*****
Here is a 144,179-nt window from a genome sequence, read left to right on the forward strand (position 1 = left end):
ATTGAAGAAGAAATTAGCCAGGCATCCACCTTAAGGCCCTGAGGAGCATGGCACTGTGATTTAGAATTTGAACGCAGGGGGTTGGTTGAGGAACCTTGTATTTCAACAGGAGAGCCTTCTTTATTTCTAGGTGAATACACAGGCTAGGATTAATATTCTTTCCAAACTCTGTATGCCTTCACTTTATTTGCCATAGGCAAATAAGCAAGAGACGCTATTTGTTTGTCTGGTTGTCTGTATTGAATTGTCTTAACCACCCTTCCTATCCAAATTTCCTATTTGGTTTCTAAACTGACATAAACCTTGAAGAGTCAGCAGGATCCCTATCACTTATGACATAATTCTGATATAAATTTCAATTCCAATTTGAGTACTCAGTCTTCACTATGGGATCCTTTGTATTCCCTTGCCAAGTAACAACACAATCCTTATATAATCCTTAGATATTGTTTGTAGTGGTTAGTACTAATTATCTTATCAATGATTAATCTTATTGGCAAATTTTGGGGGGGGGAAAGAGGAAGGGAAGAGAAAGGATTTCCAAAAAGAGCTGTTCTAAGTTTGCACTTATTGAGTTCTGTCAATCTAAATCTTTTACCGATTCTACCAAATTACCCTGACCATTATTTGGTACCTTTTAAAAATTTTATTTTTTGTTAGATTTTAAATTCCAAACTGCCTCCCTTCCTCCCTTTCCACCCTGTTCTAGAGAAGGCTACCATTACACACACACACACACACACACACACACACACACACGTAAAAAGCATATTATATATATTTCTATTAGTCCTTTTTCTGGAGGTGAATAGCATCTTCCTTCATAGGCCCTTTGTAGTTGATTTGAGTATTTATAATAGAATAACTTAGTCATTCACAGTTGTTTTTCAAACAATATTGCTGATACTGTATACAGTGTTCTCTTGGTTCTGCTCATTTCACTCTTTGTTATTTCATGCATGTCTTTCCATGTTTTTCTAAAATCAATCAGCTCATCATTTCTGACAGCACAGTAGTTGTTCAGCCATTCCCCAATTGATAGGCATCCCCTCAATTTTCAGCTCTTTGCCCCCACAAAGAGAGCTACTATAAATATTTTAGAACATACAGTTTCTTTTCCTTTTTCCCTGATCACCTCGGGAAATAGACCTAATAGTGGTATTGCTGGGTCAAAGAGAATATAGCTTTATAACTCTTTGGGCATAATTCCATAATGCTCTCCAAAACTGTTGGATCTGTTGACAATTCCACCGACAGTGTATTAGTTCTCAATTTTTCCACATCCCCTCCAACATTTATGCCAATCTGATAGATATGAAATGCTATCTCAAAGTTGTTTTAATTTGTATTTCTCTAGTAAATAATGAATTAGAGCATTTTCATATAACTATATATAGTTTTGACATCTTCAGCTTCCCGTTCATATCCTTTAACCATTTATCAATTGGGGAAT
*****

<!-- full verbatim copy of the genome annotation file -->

Here is a 144,179-nt window from a genome sequence, read left to right on the forward strand (position 1 = left end):
ATTGAAGAAGAAATTAGCCAGGCATCCACCTTAAGGCCCTGAGGAGCATGGCACTGTGATTTAGAATTTGAACGCAGGGGGTTGGTTGAGGAACCTTGTATTTCAACAGGAGAGCCTTCTTTATTTCTAGGTGAATACACAGGCTAGGATTAATATTCTTTCCAAACTCTGTATGCCTTCACTTTATTTGCCATAGGCAAATAAGCAAGAGACGCTATTTGTTTGTCTGGTTGTCTGTATTGAATTGTCTTAACCACCCTTCCTATCCAAATTTCCTATTTGGTTTCTAAACTGACATAAACCTTGAAGAGTCAGCAGGATCCCTATCACTTATGACATAATTCTGATATAAATTTCAATTCCAATTTGAGTACTCAGTCTTCACTATGGGATCCTTTGTATTCCCTTGCCAAGTAACAACACAATCCTTATATAATCCTTAGATATTGTTTGTAGTGGTTAGTACTAATTATCTTATCAATGATTAATCTTATTGGCAAATTTTGGGGGGGGGAAAGAGGAAGGGAAGAGAAAGGATTTCCAAAAAGAGCTGTTCTAAGTTTGCACTTATTGAGTTCTGTCAATCTAAATCTTTTACCGATTCTACCAAATTACCCTGACCATTATTTGGTACCTTTTAAAAATTTTATTTTTTGTTAGATTTTAAATTCCAAACTGCCTCCCTTCCTCCCTTTCCACCCTGTTCTAGAGAAGGCTACCATTACACACACACACACACACACACACACACACACACACGTAAAAAGCATATTATATATATTTCTATTAGTCCTTTTTCTGGAGGTGAATAGCATCTTCCTTCATAGGCCCTTTGTAGTTGATTTGAGTATTTATAATAGAATAACTTAGTCATTCACAGTTGTTTTTCAAACAATATTGCTGATACTGTATACAGTGTTCTCTTGGTTCTGCTCATTTCACTCTTTGTTATTTCATGCATGTCTTTCCATGTTTTTCTAAAATCAATCAGCTCATCATTTCTGACAGCACAGTAGTTGTTCAGCCATTCCCCAATTGATAGGCATCCCCTCAATTTTCAGCTCTTTGCCCCCACAAAGAGAGCTACTATAAATATTTTAGAACATACAGTTTCTTTTCCTTTTTCCCTGATCACCTCGGGAAATAGACCTAATAGTGGTATTGCTGGGTCAAAGAGAATATAGCTTTATAACTCTTTGGGCATAATTCCATAATGCTCTCCAAAACTGTTGGATCTGTTGACAATTCCACCGACAGTGTATTAGTTCTCAATTTTTCCACATCCCCTCCAACATTTATGCCAATCTGATAGATATGAAATGCTATCTCAAAGTTGTTTTAATTTGTATTTCTCTAGTAAATAATGAATTAGAGCATTTTCATATAACTATATATAGTTTTGACATCTTCAGCTTCCCGTTCATATCCTTTAACCATTTATCAATTGGGGAAT